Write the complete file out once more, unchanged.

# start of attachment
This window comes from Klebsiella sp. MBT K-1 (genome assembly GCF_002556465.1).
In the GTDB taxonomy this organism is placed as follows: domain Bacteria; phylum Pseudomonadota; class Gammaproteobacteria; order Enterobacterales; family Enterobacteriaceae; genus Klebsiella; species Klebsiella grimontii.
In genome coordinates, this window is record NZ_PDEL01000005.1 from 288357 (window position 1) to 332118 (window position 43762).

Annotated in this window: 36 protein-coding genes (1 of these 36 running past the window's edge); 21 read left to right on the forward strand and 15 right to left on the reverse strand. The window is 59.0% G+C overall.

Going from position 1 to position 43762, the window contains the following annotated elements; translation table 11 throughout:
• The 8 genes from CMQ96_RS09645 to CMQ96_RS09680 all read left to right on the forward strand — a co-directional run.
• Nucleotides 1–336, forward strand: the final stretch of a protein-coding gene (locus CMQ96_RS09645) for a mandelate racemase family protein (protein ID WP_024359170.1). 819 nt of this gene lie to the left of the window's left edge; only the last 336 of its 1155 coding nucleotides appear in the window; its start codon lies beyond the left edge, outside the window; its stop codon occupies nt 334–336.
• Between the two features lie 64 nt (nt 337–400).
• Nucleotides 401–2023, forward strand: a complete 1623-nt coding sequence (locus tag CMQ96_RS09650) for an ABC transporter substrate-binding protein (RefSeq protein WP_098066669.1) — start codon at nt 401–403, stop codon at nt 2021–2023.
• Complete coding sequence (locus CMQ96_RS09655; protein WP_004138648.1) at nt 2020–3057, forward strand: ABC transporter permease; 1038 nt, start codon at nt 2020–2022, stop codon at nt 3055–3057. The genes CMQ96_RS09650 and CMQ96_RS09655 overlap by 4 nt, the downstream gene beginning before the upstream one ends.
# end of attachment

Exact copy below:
This window comes from Klebsiella sp. MBT K-1 (genome assembly GCF_002556465.1).
In the GTDB taxonomy this organism is placed as follows: domain Bacteria; phylum Pseudomonadota; class Gammaproteobacteria; order Enterobacterales; family Enterobacteriaceae; genus Klebsiella; species Klebsiella grimontii.
In genome coordinates, this window is record NZ_PDEL01000005.1 from 288357 (window position 1) to 332118 (window position 43762).

Annotated in this window: 36 protein-coding genes (1 of these 36 running past the window's edge); 21 read left to right on the forward strand and 15 right to left on the reverse strand. The window is 59.0% G+C overall.

Going from position 1 to position 43762, the window contains the following annotated elements; translation table 11 throughout:
• The 8 genes from CMQ96_RS09645 to CMQ96_RS09680 all read left to right on the forward strand — a co-directional run.
• Nucleotides 1–336, forward strand: the final stretch of a protein-coding gene (locus CMQ96_RS09645) for a mandelate racemase family protein (protein ID WP_024359170.1). 819 nt of this gene lie to the left of the window's left edge; only the last 336 of its 1155 coding nucleotides appear in the window; its start codon lies beyond the left edge, outside the window; its stop codon occupies nt 334–336.
• Between the two features lie 64 nt (nt 337–400).
• Nucleotides 401–2023, forward strand: a complete 1623-nt coding sequence (locus tag CMQ96_RS09650) for an ABC transporter substrate-binding protein (RefSeq protein WP_098066669.1) — start codon at nt 401–403, stop codon at nt 2021–2023.
• Complete coding sequence (locus CMQ96_RS09655; protein WP_004138648.1) at nt 2020–3057, forward strand: ABC transporter permease; 1038 nt, start codon at nt 2020–2022, stop codon at nt 3055–3057. The genes CMQ96_RS09650 and CMQ96_RS09655 overlap by 4 nt, the downstream gene beginning before the upstream one ends.